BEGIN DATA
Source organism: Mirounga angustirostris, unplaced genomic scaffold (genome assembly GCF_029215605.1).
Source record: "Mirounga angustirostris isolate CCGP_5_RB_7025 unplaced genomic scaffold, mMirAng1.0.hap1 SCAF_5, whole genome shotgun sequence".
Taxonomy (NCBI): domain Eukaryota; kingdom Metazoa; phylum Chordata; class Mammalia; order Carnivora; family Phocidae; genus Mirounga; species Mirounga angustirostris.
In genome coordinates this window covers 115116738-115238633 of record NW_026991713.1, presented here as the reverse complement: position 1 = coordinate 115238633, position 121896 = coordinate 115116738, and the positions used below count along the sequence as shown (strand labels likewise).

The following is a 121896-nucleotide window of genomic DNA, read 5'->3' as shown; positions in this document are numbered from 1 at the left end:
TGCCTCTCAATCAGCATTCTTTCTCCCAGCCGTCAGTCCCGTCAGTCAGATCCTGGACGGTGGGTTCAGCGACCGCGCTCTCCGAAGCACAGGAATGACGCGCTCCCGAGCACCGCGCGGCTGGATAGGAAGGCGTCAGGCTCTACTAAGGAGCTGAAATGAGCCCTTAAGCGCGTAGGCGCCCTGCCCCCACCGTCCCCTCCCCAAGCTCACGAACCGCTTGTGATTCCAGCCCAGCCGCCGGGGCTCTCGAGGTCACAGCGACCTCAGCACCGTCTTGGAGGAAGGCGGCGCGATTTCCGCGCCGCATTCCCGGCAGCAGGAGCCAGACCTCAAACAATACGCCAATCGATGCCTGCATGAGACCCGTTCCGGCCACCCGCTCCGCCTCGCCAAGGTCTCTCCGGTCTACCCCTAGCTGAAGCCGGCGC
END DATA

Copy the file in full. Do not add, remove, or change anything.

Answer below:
Source organism: Mirounga angustirostris, unplaced genomic scaffold (genome assembly GCF_029215605.1).
Source record: "Mirounga angustirostris isolate CCGP_5_RB_7025 unplaced genomic scaffold, mMirAng1.0.hap1 SCAF_5, whole genome shotgun sequence".
Taxonomy (NCBI): domain Eukaryota; kingdom Metazoa; phylum Chordata; class Mammalia; order Carnivora; family Phocidae; genus Mirounga; species Mirounga angustirostris.
In genome coordinates this window covers 115116738-115238633 of record NW_026991713.1, presented here as the reverse complement: position 1 = coordinate 115238633, position 121896 = coordinate 115116738, and the positions used below count along the sequence as shown (strand labels likewise).

The following is a 121896-nucleotide window of genomic DNA, read 5'->3' as shown; positions in this document are numbered from 1 at the left end:
TGCCTCTCAATCAGCATTCTTTCTCCCAGCCGTCAGTCCCGTCAGTCAGATCCTGGACGGTGGGTTCAGCGACCGCGCTCTCCGAAGCACAGGAATGACGCGCTCCCGAGCACCGCGCGGCTGGATAGGAAGGCGTCAGGCTCTACTAAGGAGCTGAAATGAGCCCTTAAGCGCGTAGGCGCCCTGCCCCCACCGTCCCCTCCCCAAGCTCACGAACCGCTTGTGATTCCAGCCCAGCCGCCGGGGCTCTCGAGGTCACAGCGACCTCAGCACCGTCTTGGAGGAAGGCGGCGCGATTTCCGCGCCGCATTCCCGGCAGCAGGAGCCAGACCTCAAACAATACGCCAATCGATGCCTGCATGAGACCCGTTCCGGCCACCCGCTCCGCCTCGCCAAGGTCTCTCCGGTCTACCCCTAGCTGAAGCCGGCGC